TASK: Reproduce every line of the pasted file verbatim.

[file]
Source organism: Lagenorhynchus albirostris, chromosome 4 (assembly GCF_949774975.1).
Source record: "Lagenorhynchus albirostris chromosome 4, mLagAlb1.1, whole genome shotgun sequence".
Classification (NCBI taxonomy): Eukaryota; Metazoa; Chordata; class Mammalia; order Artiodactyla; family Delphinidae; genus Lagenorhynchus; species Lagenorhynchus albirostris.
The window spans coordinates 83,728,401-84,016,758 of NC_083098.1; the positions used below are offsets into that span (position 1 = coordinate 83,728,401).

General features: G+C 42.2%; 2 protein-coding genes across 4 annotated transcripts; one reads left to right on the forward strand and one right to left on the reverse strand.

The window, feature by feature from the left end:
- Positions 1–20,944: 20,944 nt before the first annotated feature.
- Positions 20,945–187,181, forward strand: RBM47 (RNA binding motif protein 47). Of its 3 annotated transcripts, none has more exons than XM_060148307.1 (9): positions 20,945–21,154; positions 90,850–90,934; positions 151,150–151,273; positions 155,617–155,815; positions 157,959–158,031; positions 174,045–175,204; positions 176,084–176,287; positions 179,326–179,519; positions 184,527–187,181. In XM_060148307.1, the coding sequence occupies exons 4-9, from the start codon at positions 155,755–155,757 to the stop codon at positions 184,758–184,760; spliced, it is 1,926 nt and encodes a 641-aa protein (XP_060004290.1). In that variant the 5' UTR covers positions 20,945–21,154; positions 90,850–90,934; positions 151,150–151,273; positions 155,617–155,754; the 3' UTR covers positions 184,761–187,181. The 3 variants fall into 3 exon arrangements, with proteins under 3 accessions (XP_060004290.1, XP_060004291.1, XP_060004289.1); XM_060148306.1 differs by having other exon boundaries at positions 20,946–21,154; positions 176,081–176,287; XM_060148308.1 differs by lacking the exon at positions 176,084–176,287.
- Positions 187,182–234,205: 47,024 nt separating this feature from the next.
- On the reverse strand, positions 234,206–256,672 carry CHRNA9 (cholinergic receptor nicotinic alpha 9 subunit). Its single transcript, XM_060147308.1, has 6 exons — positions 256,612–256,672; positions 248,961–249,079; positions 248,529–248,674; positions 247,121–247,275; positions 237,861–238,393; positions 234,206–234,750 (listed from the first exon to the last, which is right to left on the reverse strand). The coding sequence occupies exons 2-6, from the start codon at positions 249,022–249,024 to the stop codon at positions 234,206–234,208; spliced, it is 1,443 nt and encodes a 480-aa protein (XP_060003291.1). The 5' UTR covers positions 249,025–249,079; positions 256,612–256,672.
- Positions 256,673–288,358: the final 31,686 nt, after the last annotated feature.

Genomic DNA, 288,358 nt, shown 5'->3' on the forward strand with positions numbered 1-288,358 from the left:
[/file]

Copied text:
Source organism: Lagenorhynchus albirostris, chromosome 4 (assembly GCF_949774975.1).
Source record: "Lagenorhynchus albirostris chromosome 4, mLagAlb1.1, whole genome shotgun sequence".
Classification (NCBI taxonomy): Eukaryota; Metazoa; Chordata; class Mammalia; order Artiodactyla; family Delphinidae; genus Lagenorhynchus; species Lagenorhynchus albirostris.
The window spans coordinates 83,728,401-84,016,758 of NC_083098.1; the positions used below are offsets into that span (position 1 = coordinate 83,728,401).

General features: G+C 42.2%; 2 protein-coding genes across 4 annotated transcripts; one reads left to right on the forward strand and one right to left on the reverse strand.

The window, feature by feature from the left end:
- Positions 1–20,944: 20,944 nt before the first annotated feature.
- Positions 20,945–187,181, forward strand: RBM47 (RNA binding motif protein 47). Of its 3 annotated transcripts, none has more exons than XM_060148307.1 (9): positions 20,945–21,154; positions 90,850–90,934; positions 151,150–151,273; positions 155,617–155,815; positions 157,959–158,031; positions 174,045–175,204; positions 176,084–176,287; positions 179,326–179,519; positions 184,527–187,181. In XM_060148307.1, the coding sequence occupies exons 4-9, from the start codon at positions 155,755–155,757 to the stop codon at positions 184,758–184,760; spliced, it is 1,926 nt and encodes a 641-aa protein (XP_060004290.1). In that variant the 5' UTR covers positions 20,945–21,154; positions 90,850–90,934; positions 151,150–151,273; positions 155,617–155,754; the 3' UTR covers positions 184,761–187,181. The 3 variants fall into 3 exon arrangements, with proteins under 3 accessions (XP_060004290.1, XP_060004291.1, XP_060004289.1); XM_060148306.1 differs by having other exon boundaries at positions 20,946–21,154; positions 176,081–176,287; XM_060148308.1 differs by lacking the exon at positions 176,084–176,287.
- Positions 187,182–234,205: 47,024 nt separating this feature from the next.
- On the reverse strand, positions 234,206–256,672 carry CHRNA9 (cholinergic receptor nicotinic alpha 9 subunit). Its single transcript, XM_060147308.1, has 6 exons — positions 256,612–256,672; positions 248,961–249,079; positions 248,529–248,674; positions 247,121–247,275; positions 237,861–238,393; positions 234,206–234,750 (listed from the first exon to the last, which is right to left on the reverse strand). The coding sequence occupies exons 2-6, from the start codon at positions 249,022–249,024 to the stop codon at positions 234,206–234,208; spliced, it is 1,443 nt and encodes a 480-aa protein (XP_060003291.1). The 5' UTR covers positions 249,025–249,079; positions 256,612–256,672.
- Positions 256,673–288,358: the final 31,686 nt, after the last annotated feature.

Genomic DNA, 288,358 nt, shown 5'->3' on the forward strand with positions numbered 1-288,358 from the left: